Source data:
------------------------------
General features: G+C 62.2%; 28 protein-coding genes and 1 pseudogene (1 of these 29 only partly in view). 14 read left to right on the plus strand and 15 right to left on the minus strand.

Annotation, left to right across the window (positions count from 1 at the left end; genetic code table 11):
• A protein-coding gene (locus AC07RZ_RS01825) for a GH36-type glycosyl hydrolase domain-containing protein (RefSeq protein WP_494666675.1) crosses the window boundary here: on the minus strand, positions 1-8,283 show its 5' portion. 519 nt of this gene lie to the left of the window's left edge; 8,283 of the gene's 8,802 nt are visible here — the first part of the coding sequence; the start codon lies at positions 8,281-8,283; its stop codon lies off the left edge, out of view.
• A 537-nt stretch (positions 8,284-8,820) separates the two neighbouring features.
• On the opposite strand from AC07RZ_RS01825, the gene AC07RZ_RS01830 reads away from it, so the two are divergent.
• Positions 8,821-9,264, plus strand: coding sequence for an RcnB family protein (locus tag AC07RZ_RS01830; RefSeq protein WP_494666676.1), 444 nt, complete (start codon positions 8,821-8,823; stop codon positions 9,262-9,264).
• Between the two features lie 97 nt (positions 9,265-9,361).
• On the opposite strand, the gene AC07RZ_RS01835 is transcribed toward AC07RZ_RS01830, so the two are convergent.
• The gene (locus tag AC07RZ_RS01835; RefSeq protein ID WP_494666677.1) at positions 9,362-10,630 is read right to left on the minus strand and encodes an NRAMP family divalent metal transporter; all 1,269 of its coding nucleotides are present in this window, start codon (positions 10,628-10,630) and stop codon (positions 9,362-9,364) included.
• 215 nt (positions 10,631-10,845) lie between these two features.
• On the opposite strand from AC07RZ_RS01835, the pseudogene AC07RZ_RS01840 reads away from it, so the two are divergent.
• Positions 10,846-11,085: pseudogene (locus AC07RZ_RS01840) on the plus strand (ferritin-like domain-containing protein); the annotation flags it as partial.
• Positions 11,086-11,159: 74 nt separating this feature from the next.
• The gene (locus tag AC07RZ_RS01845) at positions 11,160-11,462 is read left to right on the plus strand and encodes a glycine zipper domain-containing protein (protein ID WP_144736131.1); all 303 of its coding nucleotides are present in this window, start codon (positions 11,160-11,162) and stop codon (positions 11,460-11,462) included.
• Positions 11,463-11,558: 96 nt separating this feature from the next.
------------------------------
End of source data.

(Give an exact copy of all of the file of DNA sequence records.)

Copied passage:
General features: G+C 62.2%; 28 protein-coding genes and 1 pseudogene (1 of these 29 only partly in view). 14 read left to right on the plus strand and 15 right to left on the minus strand.

Annotation, left to right across the window (positions count from 1 at the left end; genetic code table 11):
• A protein-coding gene (locus AC07RZ_RS01825) for a GH36-type glycosyl hydrolase domain-containing protein (RefSeq protein WP_494666675.1) crosses the window boundary here: on the minus strand, positions 1-8,283 show its 5' portion. 519 nt of this gene lie to the left of the window's left edge; 8,283 of the gene's 8,802 nt are visible here — the first part of the coding sequence; the start codon lies at positions 8,281-8,283; its stop codon lies off the left edge, out of view.
• A 537-nt stretch (positions 8,284-8,820) separates the two neighbouring features.
• On the opposite strand from AC07RZ_RS01825, the gene AC07RZ_RS01830 reads away from it, so the two are divergent.
• Positions 8,821-9,264, plus strand: coding sequence for an RcnB family protein (locus tag AC07RZ_RS01830; RefSeq protein WP_494666676.1), 444 nt, complete (start codon positions 8,821-8,823; stop codon positions 9,262-9,264).
• Between the two features lie 97 nt (positions 9,265-9,361).
• On the opposite strand, the gene AC07RZ_RS01835 is transcribed toward AC07RZ_RS01830, so the two are convergent.
• The gene (locus tag AC07RZ_RS01835; RefSeq protein ID WP_494666677.1) at positions 9,362-10,630 is read right to left on the minus strand and encodes an NRAMP family divalent metal transporter; all 1,269 of its coding nucleotides are present in this window, start codon (positions 10,628-10,630) and stop codon (positions 9,362-9,364) included.
• 215 nt (positions 10,631-10,845) lie between these two features.
• On the opposite strand from AC07RZ_RS01835, the pseudogene AC07RZ_RS01840 reads away from it, so the two are divergent.
• Positions 10,846-11,085: pseudogene (locus AC07RZ_RS01840) on the plus strand (ferritin-like domain-containing protein); the annotation flags it as partial.
• Positions 11,086-11,159: 74 nt separating this feature from the next.
• The gene (locus tag AC07RZ_RS01845) at positions 11,160-11,462 is read left to right on the plus strand and encodes a glycine zipper domain-containing protein (protein ID WP_144736131.1); all 303 of its coding nucleotides are present in this window, start codon (positions 11,160-11,162) and stop codon (positions 11,460-11,462) included.
• Positions 11,463-11,558: 96 nt separating this feature from the next.